A total of 858 unique maize hybrids were tested in 21 environments across 14 states in the United States and one province in Canada for a total of 12,678 field plots in the summer of 2014 as a part of the G2F initiative. Each of the 21 environments grew a set of 250 hybrids in two field replications. The environments ranged from latitudes between 30.54° and 44.07° and longitudes between −101.99° and −75.20°. For more details about specific agronomic practice and growing conditions for each location, please refer to the metadata at https://doi.org/10.7946/P2V888. Female parents of hybrids were classified into eight pools based on genetic background. Briefly, those pools were: (1) Recombinant inbred lines (RILs) from the Intermated B73/Mo17 population (IBM)32; (2) RILs from the nested association mapping (NAM)33 population involving B73/Oh43; (3) RILs from the NAM population involving B73/Ki3; (4) Public and expired plant variety protection (PVP) lines belonging to the Iodent group; (5) Public and expired PVP lines belonging to the Stiff Stalk group; (6) Public and expired PVP lines belonging to the Lancaster group; (7) Public lines originating from the Texas A&M AgriLife corn breeding programs; (8) RILs developed by the University of Wisconsin’s biomass breeding program. The first maize inbred sequenced34, B73, is a parent of pools 1–3 and a founding member of the Stiff Stalk group represented by pool 5. Pools 4 and 6 represent the Iodent and Lancaster groups which are commonly crossed to Stiff Stalk materials in public and private breeding programs. Pool 7 represents temperate and exotic germplasm selected for adaptation to Texas35, while pool 8 contains RILS derived from diverse parents showing segregation for various biomass related traits. Pools 1 through 8 were crossed with up to five male testers (PB80, LH195, CG102, LH198, and LH185), and each pool-by-tester family was designated as a “set” (Supplementary Table 1). In addition to the sets created by the crosses described above, there were two additional sets: the first comprised of single locally adapted (in some cases commercial) check hybrids chosen by each principal investigator for their location, and the other comprised of a common set of hybrids grown in all locations. Sets were assigned to specific locations based on expected maturity with the exception of the set of common check hybrids, which were grown in all locations, and the locally adapted checks, which were grown only in their individual locations.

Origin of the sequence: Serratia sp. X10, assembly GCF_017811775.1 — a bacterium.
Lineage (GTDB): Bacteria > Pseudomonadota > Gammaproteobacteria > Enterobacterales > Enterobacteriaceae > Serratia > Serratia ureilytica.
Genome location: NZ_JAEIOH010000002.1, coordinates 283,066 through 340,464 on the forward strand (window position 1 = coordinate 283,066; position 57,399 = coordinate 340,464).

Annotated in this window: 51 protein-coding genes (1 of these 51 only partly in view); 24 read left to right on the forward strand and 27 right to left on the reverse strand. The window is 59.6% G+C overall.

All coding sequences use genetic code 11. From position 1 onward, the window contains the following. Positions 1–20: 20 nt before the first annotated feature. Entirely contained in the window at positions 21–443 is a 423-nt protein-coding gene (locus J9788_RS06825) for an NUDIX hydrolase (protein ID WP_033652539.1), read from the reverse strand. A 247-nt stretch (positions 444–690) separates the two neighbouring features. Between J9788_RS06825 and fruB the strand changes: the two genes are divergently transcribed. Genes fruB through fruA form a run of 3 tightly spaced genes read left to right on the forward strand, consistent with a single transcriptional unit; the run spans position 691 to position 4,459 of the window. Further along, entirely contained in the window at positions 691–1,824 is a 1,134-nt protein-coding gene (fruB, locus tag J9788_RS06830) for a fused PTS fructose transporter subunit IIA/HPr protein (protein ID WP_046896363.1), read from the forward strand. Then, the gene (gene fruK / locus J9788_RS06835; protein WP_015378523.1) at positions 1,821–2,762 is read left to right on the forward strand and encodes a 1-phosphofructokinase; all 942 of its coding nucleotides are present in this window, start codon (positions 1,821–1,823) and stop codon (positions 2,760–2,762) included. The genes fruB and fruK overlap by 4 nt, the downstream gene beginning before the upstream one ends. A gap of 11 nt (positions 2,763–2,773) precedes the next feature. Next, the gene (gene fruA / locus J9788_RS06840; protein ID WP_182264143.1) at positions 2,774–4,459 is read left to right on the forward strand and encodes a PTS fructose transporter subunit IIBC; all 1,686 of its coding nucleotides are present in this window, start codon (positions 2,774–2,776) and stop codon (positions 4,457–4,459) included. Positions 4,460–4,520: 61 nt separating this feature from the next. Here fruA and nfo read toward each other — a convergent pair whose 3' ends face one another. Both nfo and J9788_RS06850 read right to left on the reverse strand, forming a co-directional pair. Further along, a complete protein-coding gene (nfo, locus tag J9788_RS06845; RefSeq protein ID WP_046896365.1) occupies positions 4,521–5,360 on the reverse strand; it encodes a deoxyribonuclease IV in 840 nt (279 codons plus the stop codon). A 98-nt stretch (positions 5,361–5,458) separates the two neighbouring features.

Field experimental design

The experiment followed a modified form of a split-plot design with individual sets as the whole-plot factor arranged in a randomized complete block design and hybrids as the subplot factor. The design differed from a classical split-plot because the subplot factor (hybrid) was nested within the whole-plot factor (set). This design is also referred to as a sets-in-replicates design. Two complete replicates of each hybrid were planted at each location; within each replicate, each set was grown in a block, and block order was randomized within replicate. Hybrid order was randomized within each whole-plot block. The locally adapted hybrid check selected by each investigator at each location was incorporated into each block within each replicate. Weather data were collected at each location (Supplementary Note 1).

Phenotypic data